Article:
On receiving his commission as Director of Music, it was made clear to Frederick Bridge that the coronation needed music of sufficient majesty and grandeur to make the event unparalleled in history. He was assisted by Sir Walter Parratt, the Master of the King's Music, who had the influence at court that Bridge lacked.[21] Bridge decided to make the coronation a celebration of four hundred years of English music.[22] Settings of the coronation texts composed by Thomas Tallis, Orlando Gibbons and Henry Purcell were included alongside works by modern composers such as Arthur Sullivan, Charles Villiers Stanford and John Stainer. New work commissioned for the occasion famously included Hubert Parry's setting of Psalm 122, "I was glad" which skillfully incorporated the traditional acclamation of "Vivat Rex" by the King's Scholars of Westminster School on the entrance of the sovereign. It has been used at both coronations since.[23] French composer Camille Saint-Saëns was also commissioned to write a work for the occasion, his Marche du Couronnement, opus 117,[24] which, together with pieces by Tchaikovsky, Wagner and Gounod, was played as introductory music before the arrival of the king and was the only music by foreign composers.[25]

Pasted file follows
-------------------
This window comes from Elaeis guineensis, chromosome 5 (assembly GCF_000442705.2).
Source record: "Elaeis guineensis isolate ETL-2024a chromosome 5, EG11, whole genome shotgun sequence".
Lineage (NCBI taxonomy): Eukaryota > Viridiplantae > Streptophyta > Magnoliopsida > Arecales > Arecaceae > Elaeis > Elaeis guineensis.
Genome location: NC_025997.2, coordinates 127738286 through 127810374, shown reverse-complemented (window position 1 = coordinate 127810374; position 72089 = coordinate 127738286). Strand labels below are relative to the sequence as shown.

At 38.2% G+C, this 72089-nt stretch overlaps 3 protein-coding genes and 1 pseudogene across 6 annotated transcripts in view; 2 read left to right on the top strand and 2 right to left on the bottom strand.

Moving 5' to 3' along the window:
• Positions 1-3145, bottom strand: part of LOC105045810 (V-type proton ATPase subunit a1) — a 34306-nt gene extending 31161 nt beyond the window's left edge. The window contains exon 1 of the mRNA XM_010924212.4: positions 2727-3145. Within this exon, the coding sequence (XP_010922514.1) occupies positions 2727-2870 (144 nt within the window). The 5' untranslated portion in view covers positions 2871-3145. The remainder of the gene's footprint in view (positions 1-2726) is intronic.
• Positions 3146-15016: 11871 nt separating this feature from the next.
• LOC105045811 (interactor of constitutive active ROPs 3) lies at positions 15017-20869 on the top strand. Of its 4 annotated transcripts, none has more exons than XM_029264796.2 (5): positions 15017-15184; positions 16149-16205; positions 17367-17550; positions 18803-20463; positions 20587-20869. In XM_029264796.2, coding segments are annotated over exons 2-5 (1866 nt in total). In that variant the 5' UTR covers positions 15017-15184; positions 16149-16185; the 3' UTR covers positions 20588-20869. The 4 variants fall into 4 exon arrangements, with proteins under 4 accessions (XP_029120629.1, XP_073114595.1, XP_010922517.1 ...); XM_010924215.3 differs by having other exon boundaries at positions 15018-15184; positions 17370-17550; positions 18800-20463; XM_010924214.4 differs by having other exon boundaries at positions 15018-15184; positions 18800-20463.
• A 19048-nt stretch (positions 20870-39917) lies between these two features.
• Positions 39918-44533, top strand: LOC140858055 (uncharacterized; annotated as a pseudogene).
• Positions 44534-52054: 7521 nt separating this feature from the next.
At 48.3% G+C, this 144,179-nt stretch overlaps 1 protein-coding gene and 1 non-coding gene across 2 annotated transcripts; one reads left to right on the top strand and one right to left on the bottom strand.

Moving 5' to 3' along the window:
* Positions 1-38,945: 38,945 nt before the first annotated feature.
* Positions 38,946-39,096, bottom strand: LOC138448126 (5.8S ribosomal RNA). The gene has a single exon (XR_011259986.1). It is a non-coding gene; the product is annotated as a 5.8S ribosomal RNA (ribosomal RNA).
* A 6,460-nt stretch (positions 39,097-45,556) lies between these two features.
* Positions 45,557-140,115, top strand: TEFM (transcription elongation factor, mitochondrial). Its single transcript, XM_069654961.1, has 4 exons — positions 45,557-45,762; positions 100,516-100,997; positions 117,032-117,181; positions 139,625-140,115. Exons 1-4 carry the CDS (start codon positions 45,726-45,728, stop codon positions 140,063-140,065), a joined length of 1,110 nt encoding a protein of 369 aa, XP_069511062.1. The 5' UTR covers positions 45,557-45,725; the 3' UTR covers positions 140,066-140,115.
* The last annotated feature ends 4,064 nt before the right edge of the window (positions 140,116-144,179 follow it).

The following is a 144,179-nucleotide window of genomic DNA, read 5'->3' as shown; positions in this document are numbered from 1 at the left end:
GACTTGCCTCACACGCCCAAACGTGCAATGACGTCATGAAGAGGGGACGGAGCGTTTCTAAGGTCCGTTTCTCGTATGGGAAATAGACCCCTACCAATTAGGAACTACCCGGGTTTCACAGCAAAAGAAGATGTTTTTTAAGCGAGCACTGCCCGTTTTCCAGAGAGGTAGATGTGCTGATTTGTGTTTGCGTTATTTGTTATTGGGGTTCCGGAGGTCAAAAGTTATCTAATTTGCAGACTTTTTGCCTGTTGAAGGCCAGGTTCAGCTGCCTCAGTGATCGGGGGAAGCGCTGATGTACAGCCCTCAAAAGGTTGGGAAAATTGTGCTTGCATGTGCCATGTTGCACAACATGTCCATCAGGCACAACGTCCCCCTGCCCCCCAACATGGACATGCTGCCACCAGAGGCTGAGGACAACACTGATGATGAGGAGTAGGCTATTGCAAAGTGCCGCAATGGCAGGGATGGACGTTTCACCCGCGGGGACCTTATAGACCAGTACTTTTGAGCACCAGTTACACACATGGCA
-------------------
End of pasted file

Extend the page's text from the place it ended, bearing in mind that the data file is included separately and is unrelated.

The music was performed by a choir of 430, a 65-piece orchestra and 10 State Trumpeters. At the 1838 coronation, the organist had attempted to play the instrument and conduct at the same time, with the result that neither function was satisfactory.[citation needed] Bridge not only delegated the organ to Walter Alcock, but also used two sub-conductors, and furthermore alternated with Parratt in conducting from the top of the organ screen. The only real musical error was that Bridge misjudged the timing of I Was Glad and had finished the anthem before the King had arrived, having to repeat it when the right moment came. Bridge was saved by the organist, who improvised in the interim.[26]


The Procession in State passes through the London streets
A contingent of the King's African Rifles, photographed by John Benjamin Stone